Export authorisation for the tanks was discussed at the meeting of the so-called Ukraine Defence Contact Group at Ramstein, but no decision has been taken, Germany’s Defence Minister Boris Pistorius said afterwards, the Reuters news agency reported.
German Defence Minister Boris Pistorius. Photo: EPA/RONALD WITTEK
Pistorius told reporters that there were “good reasons for and against sending Ukraine the tanks.”
He added that Germany was ready to “move quickly” if there was agreement with allies about the tanks, according to Reuters.
Pistorius revealed that he had instructed his ministry on Friday morning to “undertake an examination of the stocks” of the available tanks, Britain’s The Guardian newspaper reported.
Meanwhile, German government spokesman Steffen Hebestreit dismissed reports that Berlin’s decision on the delivery of Leopard 2 tanks would be dependent on whether or not America provided its M1-Abrams tanks to Ukraine, according to The Guardian.
“At no time has there been any deal or demand that one thing would follow on from another,” Hebestreit said.
Asked about Poland’s suggestion it could deliver Leopard 2 tanks to Ukraine without receiving an export licence from Germany, Hebestreit said: “All our partners will surely want to behave in a law-abiding way.”
Zelensky urges Germany, allies to send tanks to Ukraine and 'stop Russian evil’
During the Ramstein meeting, Ukraine’s President Volodymyr Zelensky appealed to Germany and fellow Western allies to deliver modern battle tanks to Kyiv, Polish state news agency PAP reported.
Speaking via video link from the Ukrainian capital, Zelensky told the assembled defence leaders: “It is in your power … to open a principled supply [of tanks] that will stop Russian evil,“ as quoted by the presidential website.
‘Dig deeper,’ Pentagon chief tells allies
Earlier, US Defence Secretary Lloyd Austin called on allies to “dig deeper” in their aid to Ukraine, stressing that "history is watching us," The Guardian reported.
Austin said: “This is a crucial moment. Russia is regrouping, recruiting and trying to re-equip. This is not a moment to slow down. It’s a time to dig deeper.”
He added: “But Ukrainian people are watching us. The Kremlin is watching us and history is watching us. So we won’t let up. And we won’t waver in our determination to help Ukraine defend itself from Russia’s imperial aggression.”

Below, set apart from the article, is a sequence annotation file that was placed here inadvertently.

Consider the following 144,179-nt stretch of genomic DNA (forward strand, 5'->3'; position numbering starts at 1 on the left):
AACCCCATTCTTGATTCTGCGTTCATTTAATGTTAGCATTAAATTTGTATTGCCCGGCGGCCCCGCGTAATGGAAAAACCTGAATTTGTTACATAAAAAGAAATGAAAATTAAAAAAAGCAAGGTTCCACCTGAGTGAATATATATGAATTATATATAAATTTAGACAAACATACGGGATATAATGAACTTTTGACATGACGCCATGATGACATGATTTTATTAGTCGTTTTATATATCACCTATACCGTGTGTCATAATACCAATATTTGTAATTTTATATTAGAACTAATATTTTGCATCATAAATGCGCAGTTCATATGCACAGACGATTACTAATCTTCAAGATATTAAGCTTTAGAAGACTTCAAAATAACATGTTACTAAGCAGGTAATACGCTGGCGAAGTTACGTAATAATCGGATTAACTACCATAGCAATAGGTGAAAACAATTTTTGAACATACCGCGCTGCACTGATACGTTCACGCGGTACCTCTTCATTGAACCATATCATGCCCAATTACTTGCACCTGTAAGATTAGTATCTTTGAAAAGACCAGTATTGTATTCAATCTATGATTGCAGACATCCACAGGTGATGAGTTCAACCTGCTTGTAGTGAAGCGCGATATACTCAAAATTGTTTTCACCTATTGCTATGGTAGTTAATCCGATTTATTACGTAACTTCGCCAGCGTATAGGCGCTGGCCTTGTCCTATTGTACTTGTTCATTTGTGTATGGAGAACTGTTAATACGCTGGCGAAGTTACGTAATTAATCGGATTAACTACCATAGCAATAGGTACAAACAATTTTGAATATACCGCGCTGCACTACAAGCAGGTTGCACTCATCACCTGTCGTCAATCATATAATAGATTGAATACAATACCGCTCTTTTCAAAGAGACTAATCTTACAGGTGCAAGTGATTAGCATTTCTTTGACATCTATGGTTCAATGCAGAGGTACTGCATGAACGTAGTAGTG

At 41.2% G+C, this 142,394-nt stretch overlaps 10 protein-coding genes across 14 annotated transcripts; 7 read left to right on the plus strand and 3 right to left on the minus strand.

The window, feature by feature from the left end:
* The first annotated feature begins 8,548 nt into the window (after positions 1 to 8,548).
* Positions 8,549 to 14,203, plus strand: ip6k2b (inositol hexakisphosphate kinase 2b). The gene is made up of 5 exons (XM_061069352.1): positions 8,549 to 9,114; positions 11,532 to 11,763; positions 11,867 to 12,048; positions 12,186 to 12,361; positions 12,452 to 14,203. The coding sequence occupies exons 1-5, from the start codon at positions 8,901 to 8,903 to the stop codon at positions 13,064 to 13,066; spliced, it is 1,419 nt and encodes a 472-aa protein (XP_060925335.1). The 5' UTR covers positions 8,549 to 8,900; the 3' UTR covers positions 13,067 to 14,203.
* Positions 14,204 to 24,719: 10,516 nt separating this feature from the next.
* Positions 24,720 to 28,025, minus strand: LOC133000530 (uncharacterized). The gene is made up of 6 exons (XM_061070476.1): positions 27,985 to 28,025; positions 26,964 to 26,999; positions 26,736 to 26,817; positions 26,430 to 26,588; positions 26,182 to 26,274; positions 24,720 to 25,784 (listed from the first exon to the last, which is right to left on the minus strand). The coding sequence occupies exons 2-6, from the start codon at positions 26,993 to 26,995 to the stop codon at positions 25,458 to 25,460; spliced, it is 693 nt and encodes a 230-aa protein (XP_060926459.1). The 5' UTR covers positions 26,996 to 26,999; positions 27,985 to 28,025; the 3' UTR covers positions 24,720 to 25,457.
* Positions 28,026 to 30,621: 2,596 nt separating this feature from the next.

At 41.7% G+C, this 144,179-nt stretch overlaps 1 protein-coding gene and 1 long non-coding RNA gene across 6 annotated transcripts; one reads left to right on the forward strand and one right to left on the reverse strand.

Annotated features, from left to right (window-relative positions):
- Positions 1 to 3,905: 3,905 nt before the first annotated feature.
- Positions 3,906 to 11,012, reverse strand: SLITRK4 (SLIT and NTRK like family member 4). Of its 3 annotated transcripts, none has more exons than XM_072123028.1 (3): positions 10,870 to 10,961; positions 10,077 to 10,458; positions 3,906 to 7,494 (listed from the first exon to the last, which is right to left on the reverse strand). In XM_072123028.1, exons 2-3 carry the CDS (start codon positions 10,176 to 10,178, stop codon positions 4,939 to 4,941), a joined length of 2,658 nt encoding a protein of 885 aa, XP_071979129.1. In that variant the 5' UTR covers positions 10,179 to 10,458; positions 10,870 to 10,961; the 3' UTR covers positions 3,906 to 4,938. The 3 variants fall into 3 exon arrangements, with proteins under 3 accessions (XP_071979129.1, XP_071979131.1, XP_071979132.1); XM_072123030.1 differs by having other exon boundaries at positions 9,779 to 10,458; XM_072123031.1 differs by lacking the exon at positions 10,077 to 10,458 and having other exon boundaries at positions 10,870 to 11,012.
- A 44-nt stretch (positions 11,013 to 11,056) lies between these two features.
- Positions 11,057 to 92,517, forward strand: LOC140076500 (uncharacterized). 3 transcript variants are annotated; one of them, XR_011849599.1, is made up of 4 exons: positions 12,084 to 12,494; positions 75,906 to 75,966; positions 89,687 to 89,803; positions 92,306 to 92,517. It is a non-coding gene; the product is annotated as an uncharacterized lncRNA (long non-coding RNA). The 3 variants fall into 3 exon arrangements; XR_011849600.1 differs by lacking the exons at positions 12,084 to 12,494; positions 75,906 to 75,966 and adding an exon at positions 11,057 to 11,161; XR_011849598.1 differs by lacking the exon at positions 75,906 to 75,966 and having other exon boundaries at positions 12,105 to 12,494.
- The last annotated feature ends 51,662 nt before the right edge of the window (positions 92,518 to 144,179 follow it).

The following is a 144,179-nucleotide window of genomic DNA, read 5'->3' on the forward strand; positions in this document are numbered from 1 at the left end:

Earlier in the day, Austin praised Poland’s role in helping Ukraine.
He said: “Poland has been a leader in providing armoured vehicles, in training Ukrainian forces, and in providing shelter for Ukrainian refugees.”
Ammunition, spare parts, maintenance, training: NATO chief
NATO Secretary-General Jens Stoltenberg, who also attended the Ramstein get-together, said that countries supporting Ukraine needed to focus not only on sending new weapons to Kyiv, but also on ammunition for older systems and on helping maintain them, Reuters reported.
"We need also to remember that we need to not only focus on new platforms, but also to ensure that all the platforms which are already there can function as they should," Stoltenberg said on the sidelines of the meeting.
He added: "We need ammunition. We need spare parts. We need maintenance and we need training."
Stoltenberg praised Germany for providing massive military assistance to Ukraine, notably in the form of artillery systems, public broadcaster Polish Radio’s IAR news agency reported.
He added that Germany on Friday pledged a significant package of armoured equipment to Ukraine, according to IAR.
The Ramstein arms-pledging conference was attended by Ukraine-supporting defence ministers from around 50 countries, including Poland’s Mariusz Błaszczak, as well as Ukraine's Oleksii Reznikov, officials said.
Friday is day 331 of Russia’s war against Ukraine.
Source: IAR, PAP, Reuters, president.gov.ua, The Guardian, Ukrinform